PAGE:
Government-sponsored students skip Bcom, 15 other courses during Varsity application

  • Students applying to universities and colleges have long opted to study more commercially available courses
  • These include law, engineering, information and technology, computer science, journalism, medicine, nursing and education.
  • The severe revelation of Cucumps has sparked a long-running debate over the appropriateness and marketability of some university courses.

Kenya’s 2020 Certificate of Secondary Education (KCSE) has dropped out of at least 16 courses when applying for university.

A freshman (R) joined Kibabi University to pursue his own choice. Photo – Kibabi University.
Source – Facebook

Courses are marketed

Students applying to universities and colleges have long opted to study more commercially available courses.

These include law, engineering, information and technology, computer science, journalism, medicine, nursing and education.

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However, according to the Kenya Universities and Colleges Central Placement Service (KUCCPS), 16 programs offered in 10 universities did not receive a single application from more than 90,000 students.

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According to the Daily Nation, the courses had a capacity of 795 students.

Still, he did not think that any of the students who would qualify for university in 2019 would be able to do so.

Courses taught by students

The courses include BS in Energy Technology, Bachelor of Science in Mechanical Engineering, Bachelor of Technology in Renewable Energy, Bachelor of Architecture in Technology Building and Bachelor of Science in Automotive Technology (BCC).

Others include Agribusiness Management, BCC in Fisheries, BCC in Animal Production and Nutrition, BCC in Oceanography, BCC in Agricultural Education and Extension, BCC in Water Resources, BCC in Economics and Statistics, BD in Technology, Business and Bachelor’s, Bachelor’s Degree in Laws and Sharia And in technology.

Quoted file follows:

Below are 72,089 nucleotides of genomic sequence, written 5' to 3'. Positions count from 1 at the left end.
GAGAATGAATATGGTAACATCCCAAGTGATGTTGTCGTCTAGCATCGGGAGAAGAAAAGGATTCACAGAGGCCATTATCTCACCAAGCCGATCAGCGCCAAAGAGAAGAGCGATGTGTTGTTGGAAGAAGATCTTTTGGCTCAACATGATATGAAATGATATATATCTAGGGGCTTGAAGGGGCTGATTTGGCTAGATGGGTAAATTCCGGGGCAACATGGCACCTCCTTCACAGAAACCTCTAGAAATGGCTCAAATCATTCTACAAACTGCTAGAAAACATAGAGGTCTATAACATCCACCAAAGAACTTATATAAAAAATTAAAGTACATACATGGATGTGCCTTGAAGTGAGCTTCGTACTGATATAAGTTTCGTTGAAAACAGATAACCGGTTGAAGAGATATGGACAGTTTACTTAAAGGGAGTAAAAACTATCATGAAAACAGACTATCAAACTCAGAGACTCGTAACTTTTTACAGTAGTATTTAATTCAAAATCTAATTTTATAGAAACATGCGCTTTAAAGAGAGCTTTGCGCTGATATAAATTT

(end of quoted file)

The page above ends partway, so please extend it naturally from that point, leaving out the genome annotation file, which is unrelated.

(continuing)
It is understood that some courses are not marketable.

In August 2021, CCCCS CEO Agnes Wahom said 265,145 students would attend degree and technical and vocational training (TVET) classes in the 2021/2022 cycle.

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“137,072 are eligible for technical and vocational training courses and 128,073 are going on for undergraduate courses,” Wahome said on Tuesday, August 17.

On Tuesday, August 17, the Kenya Institute of Curriculum Development (KICD) said that this is the seventh placement cycle since its inception.

He said we have made great strides in improving our systems and processes to increase efficiency, fairness and transparency in student placement.

Following the registration of 2020 KCSE candidates, preparations for the placement cycle began in January 2021, she said.

Errors were observed when selecting courses

The chief executive said that he made some critical observations on the mistakes of some students when choosing courses.

However, the vision revealed by Cucuspsis has sparked an age-old debate over the appropriateness and marketability of some university courses.

Many Kenyans who have responded to the growth have called for the abolition of “inappropriate” courses, saying some have not yet appealed in the labor market.

Cabinet Secretary George Magoha continued to call on the University Education Commission (CUE) to conduct an in-depth analysis of the courses, including reviewing and canceling such courses if necessary.

Source – Tuko

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